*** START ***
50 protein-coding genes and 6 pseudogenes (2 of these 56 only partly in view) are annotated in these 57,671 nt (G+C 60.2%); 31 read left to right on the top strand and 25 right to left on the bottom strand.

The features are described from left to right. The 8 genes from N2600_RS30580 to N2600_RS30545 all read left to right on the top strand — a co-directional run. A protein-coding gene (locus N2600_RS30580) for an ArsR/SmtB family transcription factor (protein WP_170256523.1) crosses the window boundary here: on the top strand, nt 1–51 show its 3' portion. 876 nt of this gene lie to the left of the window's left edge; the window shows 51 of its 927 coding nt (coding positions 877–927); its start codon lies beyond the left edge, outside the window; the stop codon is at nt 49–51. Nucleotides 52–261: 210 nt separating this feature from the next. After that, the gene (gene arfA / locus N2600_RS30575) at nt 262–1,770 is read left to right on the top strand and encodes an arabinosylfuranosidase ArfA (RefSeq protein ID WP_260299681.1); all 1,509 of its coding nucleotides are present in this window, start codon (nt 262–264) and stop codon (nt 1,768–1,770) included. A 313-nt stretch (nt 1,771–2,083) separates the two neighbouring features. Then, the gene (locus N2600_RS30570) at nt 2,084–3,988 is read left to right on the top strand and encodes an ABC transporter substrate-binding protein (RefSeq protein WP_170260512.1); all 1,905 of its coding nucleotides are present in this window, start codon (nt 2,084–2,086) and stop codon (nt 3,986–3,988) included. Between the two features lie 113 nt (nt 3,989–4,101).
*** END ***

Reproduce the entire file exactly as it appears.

50 protein-coding genes and 6 pseudogenes (2 of these 56 only partly in view) are annotated in these 57,671 nt (G+C 60.2%); 31 read left to right on the top strand and 25 right to left on the bottom strand.

The features are described from left to right. The 8 genes from N2600_RS30580 to N2600_RS30545 all read left to right on the top strand — a co-directional run. A protein-coding gene (locus N2600_RS30580) for an ArsR/SmtB family transcription factor (protein WP_170256523.1) crosses the window boundary here: on the top strand, nt 1–51 show its 3' portion. 876 nt of this gene lie to the left of the window's left edge; the window shows 51 of its 927 coding nt (coding positions 877–927); its start codon lies beyond the left edge, outside the window; the stop codon is at nt 49–51. Nucleotides 52–261: 210 nt separating this feature from the next. After that, the gene (gene arfA / locus N2600_RS30575) at nt 262–1,770 is read left to right on the top strand and encodes an arabinosylfuranosidase ArfA (RefSeq protein ID WP_260299681.1); all 1,509 of its coding nucleotides are present in this window, start codon (nt 262–264) and stop codon (nt 1,768–1,770) included. A 313-nt stretch (nt 1,771–2,083) separates the two neighbouring features. Then, the gene (locus N2600_RS30570) at nt 2,084–3,988 is read left to right on the top strand and encodes an ABC transporter substrate-binding protein (RefSeq protein WP_170260512.1); all 1,905 of its coding nucleotides are present in this window, start codon (nt 2,084–2,086) and stop codon (nt 3,986–3,988) included. Between the two features lie 113 nt (nt 3,989–4,101).